Stray Gods offers a world where the Greek gods of old are not only real, but still alive and hidden among us. That meant a lot of worldbuilding and lore needed to be created, but my philosophy has always been that the best way to relay all that is through characters the player enjoys. If the player cares about them, they’ll care about the world. So our primary focus has always been the characters and what their individual arcs would be, and why the player should care… that takes precedence even over the plot. What happens will never be of interest to the player unless they’re seeing it through the eyes of those they interact with.
Courtesy of Summerfall Studios
What made you decide to use the unique approach to the game’s look and how did that evolve over time?

Benjamin Ee, Summerfall Studios Art Director:
We knew very early on that we wanted Stray Gods to really feel handcrafted, to find some kind of avenue to help us feel like we’ve “stepped into a comics panel.”

Early on in the project, we discussed some key visual influences—taking inspiration from graphic novels and Broadway. Early ideation involved us exploring different ways we could create a unique and vibrant aesthetic, including exploring Ultimate Spider-Man (2005) or Framed (2014) style panelling, hand drawing every frame like an Infamous (2009) cutscene, to using a more Life is Strange (2015) style painted textural approach.

Initially, we experimented with a painterly-approach to both our motion-comic inspired cinematics and visual novel-esque “dialogue modes,” which was visually really interesting.
Courtesy of Summerfall Studios
Although it was really beautiful, we quickly encountered problems: it would be a gigantic time-sink to paint our entire game, which would hugely limit the kind of story we wanted to tell. We also found it was a difficult style to replicate amongst a team, so the weight of art production would be heavily pointed.

Additionally, our initial plan for the gameplay visuals was visual novel-esque dialogue back-and-forths (a staple in the genre), and then switching to sparingly shown painted panel cutscenes—but we found this was very often taking us out of the experience. It was clear that to sell the experience we wanted, we needed to lean towards our cinematics approach and abandon our “dialogue mode” visual novel aesthetic altogether. Of course, doing the entire game as a cinematic meant a whole lot more illustrations needed to be drawn, so we had to make two major visual decisions: 1) we would take a page from our friends in 2D animation and lean into comics cel-shading, and 2) we would convert our environments into 3D to have infinite angles to pick from, instead of painting each one.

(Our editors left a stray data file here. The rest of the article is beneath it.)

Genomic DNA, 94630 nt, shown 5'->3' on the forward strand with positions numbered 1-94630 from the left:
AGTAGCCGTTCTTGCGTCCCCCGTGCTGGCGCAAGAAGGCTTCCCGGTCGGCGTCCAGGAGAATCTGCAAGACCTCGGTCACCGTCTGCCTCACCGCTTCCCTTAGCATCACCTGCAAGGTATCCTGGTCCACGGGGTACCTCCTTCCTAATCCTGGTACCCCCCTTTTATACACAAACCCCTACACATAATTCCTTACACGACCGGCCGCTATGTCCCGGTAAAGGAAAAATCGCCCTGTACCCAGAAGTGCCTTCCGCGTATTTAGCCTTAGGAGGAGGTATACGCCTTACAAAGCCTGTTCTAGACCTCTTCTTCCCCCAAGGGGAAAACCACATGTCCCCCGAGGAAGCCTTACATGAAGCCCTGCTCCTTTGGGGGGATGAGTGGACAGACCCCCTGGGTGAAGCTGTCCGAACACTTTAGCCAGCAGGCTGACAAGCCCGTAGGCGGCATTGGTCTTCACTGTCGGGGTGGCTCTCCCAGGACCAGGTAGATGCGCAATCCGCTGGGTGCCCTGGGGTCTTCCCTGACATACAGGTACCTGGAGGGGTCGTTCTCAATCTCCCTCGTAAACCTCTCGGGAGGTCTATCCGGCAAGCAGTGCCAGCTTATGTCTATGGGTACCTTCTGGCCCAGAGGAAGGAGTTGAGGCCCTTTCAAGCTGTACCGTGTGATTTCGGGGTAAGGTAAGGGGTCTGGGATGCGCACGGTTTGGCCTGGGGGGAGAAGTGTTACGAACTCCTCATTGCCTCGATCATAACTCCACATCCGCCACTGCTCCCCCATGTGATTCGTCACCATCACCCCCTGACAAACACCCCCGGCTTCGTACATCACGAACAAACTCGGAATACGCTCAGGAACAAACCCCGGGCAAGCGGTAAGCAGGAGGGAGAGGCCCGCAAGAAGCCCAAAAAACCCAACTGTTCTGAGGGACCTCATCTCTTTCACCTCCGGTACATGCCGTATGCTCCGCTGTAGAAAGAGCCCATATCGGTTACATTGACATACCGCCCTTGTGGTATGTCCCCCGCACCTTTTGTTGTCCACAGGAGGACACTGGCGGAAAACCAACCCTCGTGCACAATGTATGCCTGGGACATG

Courtesy of Summerfall Studios

Courtesy of Summerfall Studios


After a discussion with Blue Manchu’s Dean Walshe, who worked on Void Bastards (2019) we discovered Grease Pencil for Blender, and found it the perfect way to inject our handcrafted, perfection-in-imperfection style into our environments and the game in general. Since our characters were hand drawn, it was important to us that our environments matched that look, so Greasepencil was a perfect opportunity for us to pull it back into a messier, more energetic, more alive look. After our first couple of environments, we knew we hit the jackpot.
Courtesy of Summerfall Studios
Now, keeping 2D characters in a 3D space has its own challenges with regards to our cinematic-focused approach to storytelling, but I’ll let Sasha Mutch, our Story Lead, talk to you about that!

Sasha Mutch, Summerfalls Studios Story Lead: I jumped onto the project just before the script was being finalized and right after Ben and Jessica Lee, our character Artist, had knuckled down the overall look of the game. I had come from a TV Animation background, working mainly with 2D animated characters on 2D backgrounds in linear scripts.

The biggest thing I had to wrap my head around as a Board Artist was branching narrative. It’s all well and good to want to make every single choice a player makes a unique visual but thinking about how they link back together, while keeping down the sprite limit AND keeping to a comic book style was HARD. Even though we mainly wanted a comic book style we also wanted to make use of the camera and its ability to move freely in the 3D space. We ended up with a more fleshed out animatic style where we could let characters play and act in a space through expression and pose changes without having to cut between cameras too often.